At times Pat's decision making process is questionable in dealing with residents and their ability to follow unit rules or daily APL's. His judgment is improving over the past 6-9 months though. When documenting incidents or aggressive behaviors . . . Pat tends to be vague in writing the facts, part of this problem is due to limited staff and not charting these things very often. With charting more often I feel Pat's charting will improve as he becomes more knowledgeable and comfortable in charting. When the unit is stressful or when there are major changes taking place, Pat doesn't always handle these situations well resulting in using poor judgment or taking time off of work. Hopefully by having Pat talk about potential problems he's having on the unit with his supervisor will help.

It is undisputed that prior to Reigel's June 10, 1991 evaluation, he had received a warning for his lack of judgment. Nonetheless, Reigel was awarded the DD Tech P.M. shift position.

Thereafter, Reigel's supervisor Schultz left employment at Norwood. At some point, the County decided to change its performance evaluation schedule to one in which evaluations were performed annually on or about the anniversary date of employment for each employe without regard to any leaves of absence which may have occurred during the year. Therefore all employes, including Reigel, were again evaluated in 1991 for the preceding year as of their starting date. This resulted in Reigel (as well as all similarly situated employes) being evaluated more frequently than annually during 1991-92 based upon their starting dates of employment. For Reigel, it meant that he was evaluated in October, 1991, just four months after his previous (June 10th) evaluation.

On October 10, 1991, Reigel was evaluated by his new supervisor on nights, D. Kirkstrom. As of October, 1991, Kirkstrom had been Reigel's supervisor for approximately three months. In that evaluation, Kirkstrom used the same evaluation form as was used in June, 1991. Kirkstrom rated Reigel "satisfactory" in eleven categories, "requires improvement" in six categories, "above average" in four categories and he was rated "no basis for evaluation" in one category. Kirkstrom also rated Reigel "requires improvement" in all of the categories (listed above) in which he had received this rating in June, 1991. Kirkstrom also gave Reigel this rating in the following additional categories: 5) "versatility in application of knowledge" 6) "clarity, brevity, and quality of reports and presentation" in his October, 1991 evaluation. Kirkstrom placed the following comments on the form in the section entitled "Recommendations for Improvement:"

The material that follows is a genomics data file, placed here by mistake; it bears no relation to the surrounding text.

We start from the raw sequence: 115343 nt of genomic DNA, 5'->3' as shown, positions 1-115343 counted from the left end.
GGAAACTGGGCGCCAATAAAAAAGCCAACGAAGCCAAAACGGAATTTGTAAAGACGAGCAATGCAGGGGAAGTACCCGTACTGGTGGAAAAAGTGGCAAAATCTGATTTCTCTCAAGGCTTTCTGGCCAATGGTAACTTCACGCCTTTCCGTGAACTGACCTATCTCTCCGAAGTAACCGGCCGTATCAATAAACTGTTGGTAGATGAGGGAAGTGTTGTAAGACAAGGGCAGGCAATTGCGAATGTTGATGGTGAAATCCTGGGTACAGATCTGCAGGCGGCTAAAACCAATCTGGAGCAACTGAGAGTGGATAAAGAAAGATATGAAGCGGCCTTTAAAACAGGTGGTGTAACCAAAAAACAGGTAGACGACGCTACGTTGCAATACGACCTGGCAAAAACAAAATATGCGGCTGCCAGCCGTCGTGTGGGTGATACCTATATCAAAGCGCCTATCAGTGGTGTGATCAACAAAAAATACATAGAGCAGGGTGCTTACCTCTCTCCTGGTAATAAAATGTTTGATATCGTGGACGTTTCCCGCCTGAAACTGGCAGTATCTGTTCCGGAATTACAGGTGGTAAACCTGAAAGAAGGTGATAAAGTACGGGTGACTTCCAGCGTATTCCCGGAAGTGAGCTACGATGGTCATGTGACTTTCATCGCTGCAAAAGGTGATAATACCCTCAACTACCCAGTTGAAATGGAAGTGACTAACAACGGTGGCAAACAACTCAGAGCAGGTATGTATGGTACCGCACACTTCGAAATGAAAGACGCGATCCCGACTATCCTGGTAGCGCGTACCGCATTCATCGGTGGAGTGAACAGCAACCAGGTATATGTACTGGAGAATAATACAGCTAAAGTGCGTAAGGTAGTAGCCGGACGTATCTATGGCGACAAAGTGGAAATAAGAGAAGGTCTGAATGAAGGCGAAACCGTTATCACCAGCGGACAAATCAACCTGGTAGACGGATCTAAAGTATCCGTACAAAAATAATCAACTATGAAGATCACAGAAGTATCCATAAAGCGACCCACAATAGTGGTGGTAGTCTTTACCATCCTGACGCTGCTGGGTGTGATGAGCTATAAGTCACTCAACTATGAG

Since your last evaluation, the following areas have not improved and require your immediate attention; Decision making process is still questionable in regard to the resident's IPP programs, documenting them in a timely manner and shift charting when deemed appropriate in various situations. Documentation of RX's and or signatures were often left unsigned, (even though they are completed). Usage of sick time has been questionable; see September 26, 1991 memo. Charting has not improved in regard to specific documentation that is needed, progress notes are often vague and hard to follow a sequence of events. Pat needs to accept constructive advice or criticism from his supervisor in regard to communication.

In February, 1992, Reigel and nine other employes signed a posting for the disputed position, DD Tech on day shift on the "Stepping Stones Unit." Only Reigel and the successful applicant, Margene Bartsch, completed the application, testing and interview process. The job description for this opening was identical to that of the DD Tech PM shift (quoted above) which Reigel had been awarded in 1991, except that no reference was made to working on the "Stepping Stones Unit" on the 1991 posting.

The County rated Bartsch and Reigel's experience, gave them a written test (worth from 1 to 5 points) and a spelling test (of 10 spelling words) and interviewed them using the same interview questions as for other DD Tech positions and scored the interview results using the same scoring method (up to 5 points) that the County had used in the past. The County originally judged their qualifications as follows:

I.ExperienceBartsch Reigel
A. Norwood Health Center87 mo. = 4.0101 mo.= 4.0
B. Other groups/classes24 mo. = 3.0-0- = 1.0
II.Past Performance
A. Average of two
previous evaluations
III. Interview/Test
2A. Interview responses4.63.6
B. Writing/Spelling Test4.32.3
TOTAL OF I, II, III12.98.5

The County then awarded the position to Bartsch, on the grounds that she was most qualified for the job based on her scores.

The Union then filed the instant grievance on behalf of Reigel. During the processing of that grievance, the County offered to disregard the writing and spelling tests of both Bartsch and Reigel and to give credit to Reigel (+1.0 points) for his prior work experience as a certified nurses assistant at Marshfield Living Center Nursing Home. The County also decided not to give Ms. Bartsch any additional experience points for her prior employment as a teacher aide at Lincoln School (although, it had originally done so under "B. Other groups/classes," quoted above). Therefore, the County subtracted 3.0 from Bartsch's score despite its belief that her teaching experience was relevant to the performance of the work in the disputed DD Tech position. Finally, the County gave Reigel his absolute score for the interview, 3.55, although it had originally rounded Reigel's score up to 3.6 in its initial evaluation. The revised County scoring for Bartsch and Reigel was as follows: